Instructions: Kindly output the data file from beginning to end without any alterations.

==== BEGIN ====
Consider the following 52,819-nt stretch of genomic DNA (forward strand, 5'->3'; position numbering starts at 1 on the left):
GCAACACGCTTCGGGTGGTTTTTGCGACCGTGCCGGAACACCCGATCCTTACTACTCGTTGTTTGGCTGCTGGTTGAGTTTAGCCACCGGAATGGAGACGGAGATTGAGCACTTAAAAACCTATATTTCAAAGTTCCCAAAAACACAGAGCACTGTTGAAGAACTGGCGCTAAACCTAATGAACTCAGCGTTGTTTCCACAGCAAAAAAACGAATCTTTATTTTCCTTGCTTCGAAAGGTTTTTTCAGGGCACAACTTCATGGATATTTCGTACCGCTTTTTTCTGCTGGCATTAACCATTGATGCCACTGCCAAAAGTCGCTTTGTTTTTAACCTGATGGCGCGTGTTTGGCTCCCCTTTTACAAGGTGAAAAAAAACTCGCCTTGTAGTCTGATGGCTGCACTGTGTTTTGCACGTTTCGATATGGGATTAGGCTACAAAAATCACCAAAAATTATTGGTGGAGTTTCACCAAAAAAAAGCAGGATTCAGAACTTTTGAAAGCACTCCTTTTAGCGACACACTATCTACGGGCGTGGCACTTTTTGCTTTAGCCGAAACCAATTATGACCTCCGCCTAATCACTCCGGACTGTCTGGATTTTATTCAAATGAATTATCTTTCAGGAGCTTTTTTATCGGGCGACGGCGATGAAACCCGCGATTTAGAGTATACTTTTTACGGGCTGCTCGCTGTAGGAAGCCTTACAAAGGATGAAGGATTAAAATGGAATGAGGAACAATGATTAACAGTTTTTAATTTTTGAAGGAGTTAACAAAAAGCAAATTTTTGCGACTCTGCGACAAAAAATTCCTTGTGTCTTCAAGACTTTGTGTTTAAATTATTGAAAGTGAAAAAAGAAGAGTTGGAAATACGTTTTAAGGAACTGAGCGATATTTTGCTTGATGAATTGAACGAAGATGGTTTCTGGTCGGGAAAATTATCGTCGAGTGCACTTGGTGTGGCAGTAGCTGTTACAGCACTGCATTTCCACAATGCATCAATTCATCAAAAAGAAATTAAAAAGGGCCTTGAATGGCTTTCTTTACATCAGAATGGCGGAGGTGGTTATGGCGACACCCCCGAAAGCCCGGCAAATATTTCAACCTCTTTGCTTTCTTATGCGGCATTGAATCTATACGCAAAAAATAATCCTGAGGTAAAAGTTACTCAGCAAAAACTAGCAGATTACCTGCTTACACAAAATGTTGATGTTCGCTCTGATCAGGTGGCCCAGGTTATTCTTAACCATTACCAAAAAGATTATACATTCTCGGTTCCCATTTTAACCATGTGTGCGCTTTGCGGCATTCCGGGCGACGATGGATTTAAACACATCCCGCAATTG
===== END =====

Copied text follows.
Consider the following 52,819-nt stretch of genomic DNA (forward strand, 5'->3'; position numbering starts at 1 on the left):
GCAACACGCTTCGGGTGGTTTTTGCGACCGTGCCGGAACACCCGATCCTTACTACTCGTTGTTTGGCTGCTGGTTGAGTTTAGCCACCGGAATGGAGACGGAGATTGAGCACTTAAAAACCTATATTTCAAAGTTCCCAAAAACACAGAGCACTGTTGAAGAACTGGCGCTAAACCTAATGAACTCAGCGTTGTTTCCACAGCAAAAAAACGAATCTTTATTTTCCTTGCTTCGAAAGGTTTTTTCAGGGCACAACTTCATGGATATTTCGTACCGCTTTTTTCTGCTGGCATTAACCATTGATGCCACTGCCAAAAGTCGCTTTGTTTTTAACCTGATGGCGCGTGTTTGGCTCCCCTTTTACAAGGTGAAAAAAAACTCGCCTTGTAGTCTGATGGCTGCACTGTGTTTTGCACGTTTCGATATGGGATTAGGCTACAAAAATCACCAAAAATTATTGGTGGAGTTTCACCAAAAAAAAGCAGGATTCAGAACTTTTGAAAGCACTCCTTTTAGCGACACACTATCTACGGGCGTGGCACTTTTTGCTTTAGCCGAAACCAATTATGACCTCCGCCTAATCACTCCGGACTGTCTGGATTTTATTCAAATGAATTATCTTTCAGGAGCTTTTTTATCGGGCGACGGCGATGAAACCCGCGATTTAGAGTATACTTTTTACGGGCTGCTCGCTGTAGGAAGCCTTACAAAGGATGAAGGATTAAAATGGAATGAGGAACAATGATTAACAGTTTTTAATTTTTGAAGGAGTTAACAAAAAGCAAATTTTTGCGACTCTGCGACAAAAAATTCCTTGTGTCTTCAAGACTTTGTGTTTAAATTATTGAAAGTGAAAAAAGAAGAGTTGGAAATACGTTTTAAGGAACTGAGCGATATTTTGCTTGATGAATTGAACGAAGATGGTTTCTGGTCGGGAAAATTATCGTCGAGTGCACTTGGTGTGGCAGTAGCTGTTACAGCACTGCATTTCCACAATGCATCAATTCATCAAAAAGAAATTAAAAAGGGCCTTGAATGGCTTTCTTTACATCAGAATGGCGGAGGTGGTTATGGCGACACCCCCGAAAGCCCGGCAAATATTTCAACCTCTTTGCTTTCTTATGCGGCATTGAATCTATACGCAAAAAATAATCCTGAGGTAAAAGTTACTCAGCAAAAACTAGCAGATTACCTGCTTACACAAAATGTTGATGTTCGCTCTGATCAGGTGGCCCAGGTTATTCTTAACCATTACCAAAAAGATTATACATTCTCGGTTCCCATTTTAACCATGTGTGCGCTTTGCGGCATTCCGGGCGACGATGGATTTAAACACATCCCGCAATTG